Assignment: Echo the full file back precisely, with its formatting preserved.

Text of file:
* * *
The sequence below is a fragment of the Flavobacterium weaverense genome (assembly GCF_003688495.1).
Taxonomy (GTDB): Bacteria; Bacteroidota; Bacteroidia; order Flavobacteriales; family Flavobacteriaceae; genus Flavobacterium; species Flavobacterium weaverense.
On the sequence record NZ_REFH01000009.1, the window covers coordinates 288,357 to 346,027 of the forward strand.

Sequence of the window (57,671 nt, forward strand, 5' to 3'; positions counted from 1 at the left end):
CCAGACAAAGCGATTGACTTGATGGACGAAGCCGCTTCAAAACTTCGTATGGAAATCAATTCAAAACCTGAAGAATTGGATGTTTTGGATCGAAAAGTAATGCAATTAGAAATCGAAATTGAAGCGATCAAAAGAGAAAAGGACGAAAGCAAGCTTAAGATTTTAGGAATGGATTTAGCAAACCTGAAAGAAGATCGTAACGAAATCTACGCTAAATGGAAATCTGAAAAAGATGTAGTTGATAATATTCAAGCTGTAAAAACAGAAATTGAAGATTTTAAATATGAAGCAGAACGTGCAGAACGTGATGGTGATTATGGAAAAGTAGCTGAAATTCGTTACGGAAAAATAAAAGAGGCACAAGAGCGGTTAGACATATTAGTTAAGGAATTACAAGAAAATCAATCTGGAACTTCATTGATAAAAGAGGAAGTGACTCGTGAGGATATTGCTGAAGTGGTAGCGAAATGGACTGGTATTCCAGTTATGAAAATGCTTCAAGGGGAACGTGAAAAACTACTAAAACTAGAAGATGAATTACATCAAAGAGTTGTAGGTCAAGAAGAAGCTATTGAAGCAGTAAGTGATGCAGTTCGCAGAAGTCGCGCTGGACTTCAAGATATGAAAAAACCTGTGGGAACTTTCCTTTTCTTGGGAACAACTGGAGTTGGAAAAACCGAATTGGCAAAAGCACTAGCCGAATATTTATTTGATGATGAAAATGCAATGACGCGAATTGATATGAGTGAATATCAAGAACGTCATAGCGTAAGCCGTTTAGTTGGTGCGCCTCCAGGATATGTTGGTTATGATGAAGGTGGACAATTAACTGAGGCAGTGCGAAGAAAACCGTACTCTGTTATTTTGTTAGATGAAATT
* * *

The sequence below is a fragment of the Flavobacterium weaverense genome (assembly GCF_003688495.1).
Taxonomy (GTDB): Bacteria; Bacteroidota; Bacteroidia; order Flavobacteriales; family Flavobacteriaceae; genus Flavobacterium; species Flavobacterium weaverense.
On the sequence record NZ_REFH01000009.1, the window covers coordinates 288,357 to 346,027 of the forward strand.

Sequence of the window (57,671 nt, forward strand, 5' to 3'; positions counted from 1 at the left end):
CCAGACAAAGCGATTGACTTGATGGACGAAGCCGCTTCAAAACTTCGTATGGAAATCAATTCAAAACCTGAAGAATTGGATGTTTTGGATCGAAAAGTAATGCAATTAGAAATCGAAATTGAAGCGATCAAAAGAGAAAAGGACGAAAGCAAGCTTAAGATTTTAGGAATGGATTTAGCAAACCTGAAAGAAGATCGTAACGAAATCTACGCTAAATGGAAATCTGAAAAAGATGTAGTTGATAATATTCAAGCTGTAAAAACAGAAATTGAAGATTTTAAATATGAAGCAGAACGTGCAGAACGTGATGGTGATTATGGAAAAGTAGCTGAAATTCGTTACGGAAAAATAAAAGAGGCACAAGAGCGGTTAGACATATTAGTTAAGGAATTACAAGAAAATCAATCTGGAACTTCATTGATAAAAGAGGAAGTGACTCGTGAGGATATTGCTGAAGTGGTAGCGAAATGGACTGGTATTCCAGTTATGAAAATGCTTCAAGGGGAACGTGAAAAACTACTAAAACTAGAAGATGAATTACATCAAAGAGTTGTAGGTCAAGAAGAAGCTATTGAAGCAGTAAGTGATGCAGTTCGCAGAAGTCGCGCTGGACTTCAAGATATGAAAAAACCTGTGGGAACTTTCCTTTTCTTGGGAACAACTGGAGTTGGAAAAACCGAATTGGCAAAAGCACTAGCCGAATATTTATTTGATGATGAAAATGCAATGACGCGAATTGATATGAGTGAATATCAAGAACGTCATAGCGTAAGCCGTTTAGTTGGTGCGCCTCCAGGATATGTTGGTTATGATGAAGGTGGACAATTAACTGAGGCAGTGCGAAGAAAACCGTACTCTGTTATTTTGTTAGATGAAATT